Genetically engineered microvesicles carrying suicide mRNA/protein inhibit schwannoma tumor growth

Arda Mizrak, Mehmet Fatih Bolukbasi, Gokhan Baris Ozdener, Gary J. Brenner, Sibylle Madlener, Erdogan Pekcan Erkan, Thomas Ströbel, Xandra O. Breakefield, Okay Saydam

Research output: Contribution to journalArticlepeer-review

261 Scopus citations


Microvesicles (MVs) play an important role in intercellular communication by carrying mRNAs, microRNAs (miRNAs), non-coding RNAs, proteins, and DNA from cell to cell. To our knowledge, this is the first report of delivery of a therapeutic mRNA/protein via MVs for treatment of cancer. We first generated genetically engineered MVs by expressing high levels of the suicide gene mRNA and protein-cytosine deaminase (CD) fused to uracil phosphoribosyltransferase (UPRT) in MV donor cells. MVs were isolated from these cells and used to treat pre-established nerve sheath tumors (schwannomas) in an orthotopic mouse model. We demonstrated that MV-mediated delivery of CD-UPRT mRNA/protein by direct injection into schwannomas led to regression of these tumors upon systemic treatment with the prodrug (5-fluorocytosine (5-FC)), which is converted within tumor cells to 5-fluorouracil (5-FU)-an anticancer agent. Taken together, these studies suggest that MVs can serve as novel cell-derived "liposomes" to effectively deliver therapeutic mRNA/proteins to treatment of diseases.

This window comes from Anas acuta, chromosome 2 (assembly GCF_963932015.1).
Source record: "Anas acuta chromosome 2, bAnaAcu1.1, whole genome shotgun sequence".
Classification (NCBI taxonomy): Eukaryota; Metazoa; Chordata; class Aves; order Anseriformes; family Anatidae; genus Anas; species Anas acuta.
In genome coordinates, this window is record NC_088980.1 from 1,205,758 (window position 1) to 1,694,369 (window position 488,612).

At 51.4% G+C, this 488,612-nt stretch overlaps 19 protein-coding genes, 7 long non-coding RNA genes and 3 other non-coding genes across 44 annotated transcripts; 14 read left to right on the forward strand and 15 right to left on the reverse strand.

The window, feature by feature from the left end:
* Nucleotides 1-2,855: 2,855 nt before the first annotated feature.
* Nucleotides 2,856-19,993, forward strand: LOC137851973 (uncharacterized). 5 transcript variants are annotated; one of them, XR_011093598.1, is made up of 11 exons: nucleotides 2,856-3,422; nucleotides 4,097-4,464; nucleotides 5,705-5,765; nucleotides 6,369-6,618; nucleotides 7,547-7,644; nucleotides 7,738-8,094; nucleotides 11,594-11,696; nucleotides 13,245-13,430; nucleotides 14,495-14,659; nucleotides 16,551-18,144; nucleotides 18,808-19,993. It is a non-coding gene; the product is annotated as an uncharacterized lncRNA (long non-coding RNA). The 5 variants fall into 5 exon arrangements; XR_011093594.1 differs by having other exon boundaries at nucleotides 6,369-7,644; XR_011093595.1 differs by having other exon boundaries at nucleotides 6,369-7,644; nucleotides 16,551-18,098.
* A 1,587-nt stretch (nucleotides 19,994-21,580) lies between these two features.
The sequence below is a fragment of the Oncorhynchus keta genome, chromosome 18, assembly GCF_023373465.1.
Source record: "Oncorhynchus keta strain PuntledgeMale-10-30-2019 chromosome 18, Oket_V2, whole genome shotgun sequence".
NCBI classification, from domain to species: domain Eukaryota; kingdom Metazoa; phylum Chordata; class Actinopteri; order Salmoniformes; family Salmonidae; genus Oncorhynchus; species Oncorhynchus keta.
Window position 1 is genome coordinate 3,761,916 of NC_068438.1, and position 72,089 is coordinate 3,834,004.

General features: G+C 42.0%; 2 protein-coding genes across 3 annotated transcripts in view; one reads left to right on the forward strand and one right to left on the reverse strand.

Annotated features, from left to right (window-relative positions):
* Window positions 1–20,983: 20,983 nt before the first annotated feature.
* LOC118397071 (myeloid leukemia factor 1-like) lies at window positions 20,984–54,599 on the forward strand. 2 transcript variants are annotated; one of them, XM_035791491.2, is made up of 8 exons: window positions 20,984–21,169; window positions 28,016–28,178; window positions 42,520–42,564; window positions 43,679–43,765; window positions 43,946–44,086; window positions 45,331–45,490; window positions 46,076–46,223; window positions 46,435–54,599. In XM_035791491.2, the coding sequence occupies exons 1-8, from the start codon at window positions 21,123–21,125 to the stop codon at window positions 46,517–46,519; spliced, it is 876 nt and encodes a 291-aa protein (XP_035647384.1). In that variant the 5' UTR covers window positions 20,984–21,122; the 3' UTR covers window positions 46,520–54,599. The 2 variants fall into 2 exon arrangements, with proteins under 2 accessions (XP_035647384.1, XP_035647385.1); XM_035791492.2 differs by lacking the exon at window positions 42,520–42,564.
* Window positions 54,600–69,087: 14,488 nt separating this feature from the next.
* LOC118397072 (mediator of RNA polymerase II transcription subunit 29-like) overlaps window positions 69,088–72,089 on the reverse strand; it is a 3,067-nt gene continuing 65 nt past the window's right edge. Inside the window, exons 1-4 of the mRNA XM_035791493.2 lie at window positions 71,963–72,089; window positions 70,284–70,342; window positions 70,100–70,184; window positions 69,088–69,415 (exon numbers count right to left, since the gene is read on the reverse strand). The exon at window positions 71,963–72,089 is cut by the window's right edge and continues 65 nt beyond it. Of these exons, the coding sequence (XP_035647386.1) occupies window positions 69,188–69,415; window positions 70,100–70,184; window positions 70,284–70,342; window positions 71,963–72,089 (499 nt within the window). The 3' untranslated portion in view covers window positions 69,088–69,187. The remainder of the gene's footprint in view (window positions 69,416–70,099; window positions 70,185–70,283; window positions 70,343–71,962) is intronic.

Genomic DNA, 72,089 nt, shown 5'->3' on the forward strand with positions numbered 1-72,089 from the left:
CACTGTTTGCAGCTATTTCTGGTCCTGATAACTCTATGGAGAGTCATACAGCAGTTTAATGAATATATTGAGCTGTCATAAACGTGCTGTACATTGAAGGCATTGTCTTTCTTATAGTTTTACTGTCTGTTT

Original languageEnglish (US)
Pages (from-to)101-108
Number of pages8
JournalMolecular Therapy
Issue number1
StatePublished - Jan 2013
Externally publishedYes

Bibliographical note

Funding Information:
We thank Suzanne McDavitt for skilled editorial assistance and Shilpa Prabhakar for technical help. Support for this work was provided by NIH NCI grant CA141150 (X.O.B.), NIH NINDS grant NS037409 (X.O.B., O.S.), Forschungsgesellschaft for Brain Tumors (O.S.), EU-FP7-PEOPLE-2011-CIG (O.S.), and Association for conduct of scientific research in the field of neonatology and pediatric intensive care: “Unser Kind” (O.S.). The authors declared no conflict of interest.


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